By Leslie Colin Tribble
It's been awhile since I've talked about some new books we've received at the library where I work. There have been a lot of great books come in, and just as quickly go right back out in the hands of eager children. Our library was closed from mid-March until June when we reopened to the public, but during that time we were super busy providing materials to library patrons of all ages through our curbside delivery program. Every day there were lots of tall stacks of picture books waiting to be picked up by eager families.
Now that we're open again, I had a hard time getting new picture books to bring home so I could write about them. Kids and adults came in and stripped the shelves bare of all the new books they hadn't gotten to read for nearly three months.
Here are a few books I grabbed one morning before we opened so I could have something to talk about.
Here We Go Digging for Dinosaur Bones - Susan Lendroth and Bob Kolar. Set to the tune of "here we go round the mulberry bush" this simple picture book brings the world of paleontology to young children. Four scientists take off in their jeep on a warm and sunny morning to look for dinosaur bones. The song part of the text is featured in larger font across the double page spreads, while a small paragraph of factual information sits on the lower right corner. The process of discovery, excavation, sifting, and transporting fossils continues until we finally see a picture of the dinosaur in all its terrifying glory. The book finishes with three short pages of back matter and some activities readers can do to go along with the actions of the story. I really appreciated the simple, clean illustrations and the hidden animals which you might actually see at a fossil site in Montana where the book is based. I'm always searching for fossils on my walks in Wyoming so I really enjoyed this book.
Khalil and Mr. Hagerty and the Backyard Treasures - Tricia Springstubb and Elaheh Taherian.
Khalil and his family live in the upstairs of a house, while Mr. Hagerty lives downstairs. They both enjoy spending time in the yard and each helps the other with words - words that Khalil can't pronounce while he's reading, and words that Mr. Hagerty can't remember when he's talking. Both characters have the same idea about finding backyard treasures and discover a new word, Friend. I liked the juxtaposition of young and old yet the commonality of both needing help with words. The illustrations are eye catching and the story is just lovely. At one point Khalil and Mr. Hagerty share slices of chocolate cake and milk - what's not to love about that?
My Friend Earth - Patricia MacLachlan and Francesca Sanna. This is a beautiful book of dynamic illustrations in muted tones of blues, greens and browns with lots of cutouts for peeking onto the next page. The story is about the flow of seasons and how Earth creates homes for her creatures. I loved the Earth child interacting with, and caring for, her family. There's a lot to discuss while reading this book including weather events and things like floods, drought and the cycle of life on our planet.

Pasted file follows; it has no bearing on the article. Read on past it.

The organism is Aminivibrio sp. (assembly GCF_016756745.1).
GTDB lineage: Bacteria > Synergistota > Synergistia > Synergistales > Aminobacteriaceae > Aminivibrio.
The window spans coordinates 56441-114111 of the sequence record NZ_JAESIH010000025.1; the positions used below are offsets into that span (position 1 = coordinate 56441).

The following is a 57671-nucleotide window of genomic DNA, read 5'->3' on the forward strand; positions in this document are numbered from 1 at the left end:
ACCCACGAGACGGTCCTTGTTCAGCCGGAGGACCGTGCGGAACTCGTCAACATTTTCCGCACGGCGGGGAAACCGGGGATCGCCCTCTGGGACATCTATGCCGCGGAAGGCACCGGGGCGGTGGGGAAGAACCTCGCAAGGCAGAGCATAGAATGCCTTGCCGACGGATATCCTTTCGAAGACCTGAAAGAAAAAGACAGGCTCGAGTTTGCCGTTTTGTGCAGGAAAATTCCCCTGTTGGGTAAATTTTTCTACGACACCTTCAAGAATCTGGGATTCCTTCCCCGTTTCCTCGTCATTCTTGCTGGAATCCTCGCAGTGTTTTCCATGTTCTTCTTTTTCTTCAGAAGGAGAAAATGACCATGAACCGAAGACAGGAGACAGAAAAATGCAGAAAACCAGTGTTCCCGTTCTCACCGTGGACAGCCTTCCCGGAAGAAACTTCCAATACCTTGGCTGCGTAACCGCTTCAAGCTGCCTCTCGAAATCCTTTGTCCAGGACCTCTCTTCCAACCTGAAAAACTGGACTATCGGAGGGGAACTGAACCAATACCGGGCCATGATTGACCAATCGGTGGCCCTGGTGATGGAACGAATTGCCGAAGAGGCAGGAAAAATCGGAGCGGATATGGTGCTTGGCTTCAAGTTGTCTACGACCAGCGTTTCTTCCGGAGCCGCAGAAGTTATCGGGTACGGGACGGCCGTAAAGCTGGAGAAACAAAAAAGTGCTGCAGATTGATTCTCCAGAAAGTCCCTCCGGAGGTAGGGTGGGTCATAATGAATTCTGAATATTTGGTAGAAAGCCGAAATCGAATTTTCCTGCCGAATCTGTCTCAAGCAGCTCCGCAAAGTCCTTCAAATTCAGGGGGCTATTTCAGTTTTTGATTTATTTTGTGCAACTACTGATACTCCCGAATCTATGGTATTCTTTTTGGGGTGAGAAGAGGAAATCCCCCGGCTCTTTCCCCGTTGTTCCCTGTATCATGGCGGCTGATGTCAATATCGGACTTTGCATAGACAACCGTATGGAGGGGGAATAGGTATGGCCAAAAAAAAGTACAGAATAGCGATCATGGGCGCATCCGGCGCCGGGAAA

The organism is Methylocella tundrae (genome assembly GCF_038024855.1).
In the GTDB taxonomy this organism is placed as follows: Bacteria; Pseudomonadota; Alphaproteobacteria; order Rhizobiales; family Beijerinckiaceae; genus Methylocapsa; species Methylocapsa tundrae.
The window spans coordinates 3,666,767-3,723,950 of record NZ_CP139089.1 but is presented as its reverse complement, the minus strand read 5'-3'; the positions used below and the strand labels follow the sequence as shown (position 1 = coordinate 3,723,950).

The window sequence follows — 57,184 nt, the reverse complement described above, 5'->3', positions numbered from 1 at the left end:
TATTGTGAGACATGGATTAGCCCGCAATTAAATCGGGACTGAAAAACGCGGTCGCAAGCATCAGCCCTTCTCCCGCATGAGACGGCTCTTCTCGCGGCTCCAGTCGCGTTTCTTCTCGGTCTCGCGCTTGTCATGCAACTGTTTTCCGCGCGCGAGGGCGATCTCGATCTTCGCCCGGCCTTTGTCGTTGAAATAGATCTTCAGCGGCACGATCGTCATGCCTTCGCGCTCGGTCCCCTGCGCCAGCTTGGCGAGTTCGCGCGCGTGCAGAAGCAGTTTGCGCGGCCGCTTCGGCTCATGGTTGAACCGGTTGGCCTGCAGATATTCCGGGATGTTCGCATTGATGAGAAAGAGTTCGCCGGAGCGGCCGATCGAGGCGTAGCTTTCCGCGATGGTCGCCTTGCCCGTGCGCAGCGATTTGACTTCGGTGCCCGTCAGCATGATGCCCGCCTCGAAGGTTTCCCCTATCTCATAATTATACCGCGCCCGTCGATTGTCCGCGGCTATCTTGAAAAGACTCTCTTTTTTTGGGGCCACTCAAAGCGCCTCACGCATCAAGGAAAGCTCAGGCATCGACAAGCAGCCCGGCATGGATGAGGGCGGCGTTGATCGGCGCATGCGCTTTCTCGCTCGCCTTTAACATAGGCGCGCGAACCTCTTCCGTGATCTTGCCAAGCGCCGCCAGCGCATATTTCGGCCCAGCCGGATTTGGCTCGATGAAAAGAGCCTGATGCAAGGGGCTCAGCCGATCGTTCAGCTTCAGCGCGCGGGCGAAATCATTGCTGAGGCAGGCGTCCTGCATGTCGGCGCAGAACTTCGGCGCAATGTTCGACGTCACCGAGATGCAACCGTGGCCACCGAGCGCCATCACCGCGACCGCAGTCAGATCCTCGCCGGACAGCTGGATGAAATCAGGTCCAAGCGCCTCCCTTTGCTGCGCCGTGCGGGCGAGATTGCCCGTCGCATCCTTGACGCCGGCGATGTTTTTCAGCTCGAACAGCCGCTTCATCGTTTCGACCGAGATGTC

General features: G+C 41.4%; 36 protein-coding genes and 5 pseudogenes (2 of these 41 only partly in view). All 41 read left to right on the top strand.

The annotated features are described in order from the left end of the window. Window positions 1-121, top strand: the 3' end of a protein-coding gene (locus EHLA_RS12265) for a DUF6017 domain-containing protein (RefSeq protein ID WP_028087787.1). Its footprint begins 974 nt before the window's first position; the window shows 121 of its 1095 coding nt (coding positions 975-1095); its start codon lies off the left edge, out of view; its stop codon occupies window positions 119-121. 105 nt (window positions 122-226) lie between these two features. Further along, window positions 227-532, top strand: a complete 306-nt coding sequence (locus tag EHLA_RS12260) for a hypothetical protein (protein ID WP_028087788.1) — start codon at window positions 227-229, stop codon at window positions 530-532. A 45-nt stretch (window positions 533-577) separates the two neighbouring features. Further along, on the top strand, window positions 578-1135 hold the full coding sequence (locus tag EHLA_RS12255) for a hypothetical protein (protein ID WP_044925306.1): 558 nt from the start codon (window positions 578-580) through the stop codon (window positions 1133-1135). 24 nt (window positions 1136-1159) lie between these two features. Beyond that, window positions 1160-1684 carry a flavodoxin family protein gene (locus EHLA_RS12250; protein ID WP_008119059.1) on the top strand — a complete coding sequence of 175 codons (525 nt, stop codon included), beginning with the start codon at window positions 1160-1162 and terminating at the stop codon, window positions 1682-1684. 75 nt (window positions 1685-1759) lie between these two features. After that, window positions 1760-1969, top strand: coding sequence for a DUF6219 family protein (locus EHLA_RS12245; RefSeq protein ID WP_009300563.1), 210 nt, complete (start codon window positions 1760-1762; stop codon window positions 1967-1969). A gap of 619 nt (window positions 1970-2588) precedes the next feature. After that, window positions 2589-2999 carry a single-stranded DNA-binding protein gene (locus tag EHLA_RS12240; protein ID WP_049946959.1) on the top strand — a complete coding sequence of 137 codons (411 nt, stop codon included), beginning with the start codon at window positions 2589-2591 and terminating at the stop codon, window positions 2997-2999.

Free for You and Me - Christy Mihaly and Manu Montoya. I found the Grog's very own Christy Mihaly on our new shelves with her book on the First Amendment. Written in verse, Christy does a beautiful job explaining our First Amendment and what that means to ordinary citizens. Everyone should read this book and get a refresher course on this bedrock law of our country. I like how each section of the amendment is further explained through talk bubbles, showing in a concrete way what that particular Freedom means. Christy finishes off the book with four pages of backmatter to round out the discussion. Thanks Christy and Manu for creating such an important book.
My last selection is a YA nonfiction book. I've never featured a YA book before, but when this one came across my desk this week I knew I had to share.
Dancing at the Pity Party: a dead mom graphic memoir - Tyler Feder. This book deals with the very important, yet almost taboo, subject of a parent dying. Tyler Feder's mother died when she was a college freshman and she created this graphic novel ten years later. The book frankly deals with all the emotions, the hardships, and life upheavals a child (of any age) experiences with the death of a parent. I feel the graphic novel format makes it very accessible to young people - it's not like trying to read an adult book on grief which oftentimes isn't much more than a lot of words that don't have any meaning. As a graphic novel it's easy to read, easy to understand the emotions, and if the reader has experienced a similar loss, easy to feel like someone gets you. My own children lost their father at 12 and 7 years and I wish I'd had this book to help them identify and be able to discuss their own struggles. Although the story is sad, it also beautifully displays the deep relationship between a daughter and her mother. And the story ends on a simple, but hopeful note of continuance.
So there's my latest roundup. Libraries are opening back up to their patrons so get out to your local branch and check out some of these great books.